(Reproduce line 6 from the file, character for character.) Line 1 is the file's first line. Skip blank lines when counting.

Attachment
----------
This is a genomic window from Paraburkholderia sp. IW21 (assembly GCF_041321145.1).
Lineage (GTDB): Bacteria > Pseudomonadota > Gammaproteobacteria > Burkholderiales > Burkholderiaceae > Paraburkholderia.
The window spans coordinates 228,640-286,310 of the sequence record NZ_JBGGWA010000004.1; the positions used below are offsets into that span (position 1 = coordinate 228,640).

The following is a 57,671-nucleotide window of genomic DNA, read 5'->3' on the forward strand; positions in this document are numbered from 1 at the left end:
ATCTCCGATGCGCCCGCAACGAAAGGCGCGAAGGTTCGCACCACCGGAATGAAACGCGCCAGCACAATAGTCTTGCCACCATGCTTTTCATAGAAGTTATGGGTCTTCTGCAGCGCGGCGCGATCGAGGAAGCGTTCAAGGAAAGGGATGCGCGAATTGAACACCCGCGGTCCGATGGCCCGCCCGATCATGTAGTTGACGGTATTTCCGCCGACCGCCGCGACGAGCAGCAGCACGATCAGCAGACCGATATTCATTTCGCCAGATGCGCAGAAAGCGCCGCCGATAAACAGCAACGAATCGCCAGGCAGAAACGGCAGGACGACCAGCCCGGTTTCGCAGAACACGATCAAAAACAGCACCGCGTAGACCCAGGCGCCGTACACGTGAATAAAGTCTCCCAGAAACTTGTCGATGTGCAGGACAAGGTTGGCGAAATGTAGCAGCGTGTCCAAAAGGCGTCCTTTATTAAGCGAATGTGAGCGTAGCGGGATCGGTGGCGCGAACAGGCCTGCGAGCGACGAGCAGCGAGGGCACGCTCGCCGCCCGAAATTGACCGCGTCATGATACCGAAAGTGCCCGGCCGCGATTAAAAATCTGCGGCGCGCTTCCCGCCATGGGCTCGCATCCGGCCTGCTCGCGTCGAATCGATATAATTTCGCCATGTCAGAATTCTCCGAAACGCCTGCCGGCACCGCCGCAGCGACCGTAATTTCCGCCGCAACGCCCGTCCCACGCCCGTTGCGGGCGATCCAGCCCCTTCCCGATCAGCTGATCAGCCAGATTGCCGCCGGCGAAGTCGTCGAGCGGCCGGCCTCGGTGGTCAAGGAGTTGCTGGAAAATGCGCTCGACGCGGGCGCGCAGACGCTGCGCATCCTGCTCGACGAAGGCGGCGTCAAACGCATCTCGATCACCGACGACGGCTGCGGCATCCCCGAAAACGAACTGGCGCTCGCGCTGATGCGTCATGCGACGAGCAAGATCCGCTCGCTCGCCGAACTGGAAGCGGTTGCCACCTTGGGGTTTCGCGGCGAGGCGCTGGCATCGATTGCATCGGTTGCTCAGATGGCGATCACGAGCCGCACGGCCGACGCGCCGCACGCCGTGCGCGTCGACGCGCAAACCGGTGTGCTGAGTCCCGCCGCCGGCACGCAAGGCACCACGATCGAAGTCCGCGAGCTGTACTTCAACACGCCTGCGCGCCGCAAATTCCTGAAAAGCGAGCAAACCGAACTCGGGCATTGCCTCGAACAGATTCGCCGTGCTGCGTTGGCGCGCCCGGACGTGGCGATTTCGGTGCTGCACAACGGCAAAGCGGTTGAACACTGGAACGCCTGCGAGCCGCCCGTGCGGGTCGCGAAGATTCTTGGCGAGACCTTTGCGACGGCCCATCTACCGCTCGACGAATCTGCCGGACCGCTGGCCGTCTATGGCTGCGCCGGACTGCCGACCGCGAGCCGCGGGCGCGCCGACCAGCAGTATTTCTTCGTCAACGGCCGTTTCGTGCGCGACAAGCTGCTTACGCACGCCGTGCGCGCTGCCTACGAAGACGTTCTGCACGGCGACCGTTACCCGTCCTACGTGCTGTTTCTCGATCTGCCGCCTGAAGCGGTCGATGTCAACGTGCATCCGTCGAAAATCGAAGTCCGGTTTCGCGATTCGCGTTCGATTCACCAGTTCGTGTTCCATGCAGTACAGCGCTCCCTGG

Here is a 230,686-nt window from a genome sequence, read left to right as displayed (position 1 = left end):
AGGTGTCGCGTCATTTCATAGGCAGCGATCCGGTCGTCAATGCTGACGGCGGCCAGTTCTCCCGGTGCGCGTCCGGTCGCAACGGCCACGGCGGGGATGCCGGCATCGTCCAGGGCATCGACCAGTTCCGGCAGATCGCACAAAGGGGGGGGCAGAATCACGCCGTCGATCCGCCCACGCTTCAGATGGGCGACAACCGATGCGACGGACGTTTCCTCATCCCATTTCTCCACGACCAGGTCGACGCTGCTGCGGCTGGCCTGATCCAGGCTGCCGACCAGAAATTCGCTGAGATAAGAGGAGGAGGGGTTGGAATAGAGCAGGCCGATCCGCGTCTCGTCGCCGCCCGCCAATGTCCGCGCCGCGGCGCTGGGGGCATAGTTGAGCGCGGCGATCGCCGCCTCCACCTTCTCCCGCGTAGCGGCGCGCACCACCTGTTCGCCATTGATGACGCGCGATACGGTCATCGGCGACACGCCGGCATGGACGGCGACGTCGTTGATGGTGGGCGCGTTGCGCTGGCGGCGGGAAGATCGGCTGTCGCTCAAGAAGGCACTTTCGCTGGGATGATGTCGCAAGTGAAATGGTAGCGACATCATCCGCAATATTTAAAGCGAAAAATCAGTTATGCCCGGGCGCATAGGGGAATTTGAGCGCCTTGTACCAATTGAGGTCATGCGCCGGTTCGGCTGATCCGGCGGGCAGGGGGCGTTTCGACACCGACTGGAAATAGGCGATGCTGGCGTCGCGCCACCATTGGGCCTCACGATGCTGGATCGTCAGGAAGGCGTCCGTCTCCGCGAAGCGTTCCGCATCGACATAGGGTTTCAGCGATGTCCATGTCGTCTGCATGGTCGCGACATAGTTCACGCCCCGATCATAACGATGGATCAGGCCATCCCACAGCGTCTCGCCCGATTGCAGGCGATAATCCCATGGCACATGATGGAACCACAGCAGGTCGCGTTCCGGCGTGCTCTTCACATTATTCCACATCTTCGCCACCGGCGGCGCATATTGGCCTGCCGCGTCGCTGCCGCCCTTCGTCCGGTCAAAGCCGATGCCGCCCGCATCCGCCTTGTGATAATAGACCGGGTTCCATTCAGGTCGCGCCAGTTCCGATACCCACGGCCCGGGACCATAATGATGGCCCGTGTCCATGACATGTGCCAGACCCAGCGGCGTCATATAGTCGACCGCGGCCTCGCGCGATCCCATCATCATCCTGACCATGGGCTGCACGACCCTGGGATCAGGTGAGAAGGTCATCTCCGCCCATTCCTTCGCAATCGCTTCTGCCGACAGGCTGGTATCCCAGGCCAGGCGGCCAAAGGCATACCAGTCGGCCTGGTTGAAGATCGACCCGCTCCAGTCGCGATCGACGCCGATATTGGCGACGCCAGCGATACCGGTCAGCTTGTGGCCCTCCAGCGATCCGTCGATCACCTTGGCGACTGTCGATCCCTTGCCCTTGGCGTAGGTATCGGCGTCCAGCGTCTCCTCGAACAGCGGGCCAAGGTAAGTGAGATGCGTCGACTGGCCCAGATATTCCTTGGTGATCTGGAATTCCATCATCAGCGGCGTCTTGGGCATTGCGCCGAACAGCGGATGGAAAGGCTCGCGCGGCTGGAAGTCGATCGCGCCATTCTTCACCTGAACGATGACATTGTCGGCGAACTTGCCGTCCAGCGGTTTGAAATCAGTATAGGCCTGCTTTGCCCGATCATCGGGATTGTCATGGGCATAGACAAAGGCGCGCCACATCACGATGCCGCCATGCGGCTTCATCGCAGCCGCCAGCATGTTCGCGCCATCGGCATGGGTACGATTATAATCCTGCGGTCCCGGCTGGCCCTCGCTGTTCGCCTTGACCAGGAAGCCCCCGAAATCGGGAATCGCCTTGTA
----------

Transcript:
Here is a 230,686-nt window from a genome sequence, read left to right as displayed (position 1 = left end):